A beginner’s guide to South Africa

South Africa is one of the most diverse countries in Africa (if not the world) and is a place where you can tick off many incredible bucket list experiences. Whether it’s a safari to spot the Big Five, a self-drive along the Garden Route, a tour of the world-class vineyards, or walking in history on Robben Island. South Africa is one of those destinations that perfectly caters to everyone.

But it can be difficult to know where to start in a country as abundant as South Africa, so we’ve pulled together a quick guide to get you started.

Places in South Africa

South Africa is home to a dazzling collection of game reserves, cosmopolitan cities, and famous landmarks. Here are just some of the places most popular with holidaymakers.

Cape Town

Cape Town from Table Mountain at sunset

Cape Town requires no introduction. Home to a modern waterfront, a world-class sporting venue, gourmet restaurants, and the magnificent Table Mountain National Park – you can spend a week here and only just manage to cram it all in. Not far from the city you’ll also find charming vineyards, marine safaris, and Robben Island (where Nelson Mandela spent 18 years behind bars).

Kruger National Park

A grown male lion lying in a safari landscape with late evening sun

Kruger National Park is undoubtedly Africa’s most famous national park and is home to multiple game reserves. Its high density of wild animals includes the Big 5 (lion, leopard, rhino, elephant and buffalo) and hundreds of other mammals make their home here, as do diverse bird species such as vultures, eagles and storks.


A bird's eye view of Durban's rocky coastline

South Africa is already a multi-cultural destination, but Durban is a step above. It is known for its African, Indian and colonial influences – as well as being home to the largest concentration of people of Indian descent outside of India. The Asian influence can be felt across the city, with marketplaces and Indian-style streets.

In the wider KwaZulu-Natal region, you’ll find adventure in the form of scenic hiking opportunities and the country’s best surf spots. The region is also dotted with traditional tribal settlements.


A view of Johannesburg from above in the late evening sunset

Johannesburg is the largest city in South Africa and home to the country’s top museums. This includes the Apartheid Museum, Constitution Hill, Liliesleaf Farm, Museum Africa, and Johannesburg Holocaust and Genocide Centre.

In the wider region of Gauteng, you’ll find the Cradle of Humankind which earned its name because it has produced a large number of (as well as some of the oldest) hominin fossils ever found – some dating back as far as 3.5 million years ago!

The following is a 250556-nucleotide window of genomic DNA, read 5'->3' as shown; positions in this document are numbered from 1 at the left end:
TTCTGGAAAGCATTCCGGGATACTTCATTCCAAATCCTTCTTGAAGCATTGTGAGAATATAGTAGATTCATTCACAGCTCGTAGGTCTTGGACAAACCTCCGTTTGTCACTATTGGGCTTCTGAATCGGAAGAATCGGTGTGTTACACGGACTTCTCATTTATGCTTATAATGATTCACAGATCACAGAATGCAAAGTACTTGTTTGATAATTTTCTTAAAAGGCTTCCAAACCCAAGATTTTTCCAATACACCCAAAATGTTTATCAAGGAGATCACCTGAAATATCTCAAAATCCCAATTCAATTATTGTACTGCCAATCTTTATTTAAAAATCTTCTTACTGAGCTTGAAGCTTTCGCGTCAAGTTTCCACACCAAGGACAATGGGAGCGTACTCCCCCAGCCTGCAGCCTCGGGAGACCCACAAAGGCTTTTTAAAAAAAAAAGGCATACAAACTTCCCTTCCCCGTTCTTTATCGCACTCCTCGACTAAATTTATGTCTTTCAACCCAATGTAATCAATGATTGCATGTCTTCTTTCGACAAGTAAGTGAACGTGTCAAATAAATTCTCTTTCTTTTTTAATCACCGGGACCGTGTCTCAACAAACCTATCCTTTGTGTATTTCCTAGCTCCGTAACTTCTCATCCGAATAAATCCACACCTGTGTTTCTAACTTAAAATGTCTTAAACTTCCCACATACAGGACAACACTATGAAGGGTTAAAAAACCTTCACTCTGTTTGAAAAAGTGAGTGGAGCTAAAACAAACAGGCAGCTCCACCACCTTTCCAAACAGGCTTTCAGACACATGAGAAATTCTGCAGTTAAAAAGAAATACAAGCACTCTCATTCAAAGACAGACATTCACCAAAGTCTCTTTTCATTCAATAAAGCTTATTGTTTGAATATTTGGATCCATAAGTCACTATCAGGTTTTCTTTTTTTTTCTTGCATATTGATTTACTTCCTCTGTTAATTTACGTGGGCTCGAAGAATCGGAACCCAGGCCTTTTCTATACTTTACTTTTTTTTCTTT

Food and Drink

Three men enjoying a dinner with a river in the background.

South Africa is famous for producing some of the world’s most famous wine varieties. The Cape Winelands is home to South Africa’s most iconic and boutique wine estates, most of which are open to the public for tasting and many of the vineyards here have fantastic mountain views.

Though the gastronomy in South Africa shouldn’t be overlooked. Indigenous delicacies include biltong (dried, salted meat), bobotie (a Shepherd’s Pie style dish), and boerewors (hand-made farm sausages). The cosmopolitan city of Cape Town is also home to a generous selection of international restaurants that reflect the city’s multicultural routes.

Getting there and getting around

A group of people with their hands in the air up a mountain looking down on a city,

South Africa has international airports in Cape Town, Johannesburg, and Durban. All three offer direct flight routes to and from the UK. You can also fly between cities by plane.

Once in South Africa, one of the easiest ways to explore the country is by rental car. South Africans drive on the left and you may use a valid driver’s licence issued in your own country as long as it has a photograph, the signature of the holder and is in English.

Alternatively, long-distance train travel is also an option.


  • English is widely spoken in South Africa, but there are eleven official languages
  • The South African Rand is the official currency
  • Average summer days range from 19°C to 28°C, while winter ranges from 15°C and 23°C
  • British Nationals do not require a visa if they intend to stay less than 90 days
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Morag Lee

Morag is the resident blog writer at Barrhead Travel. Can usually be found exploring a cruise ship or on a city break.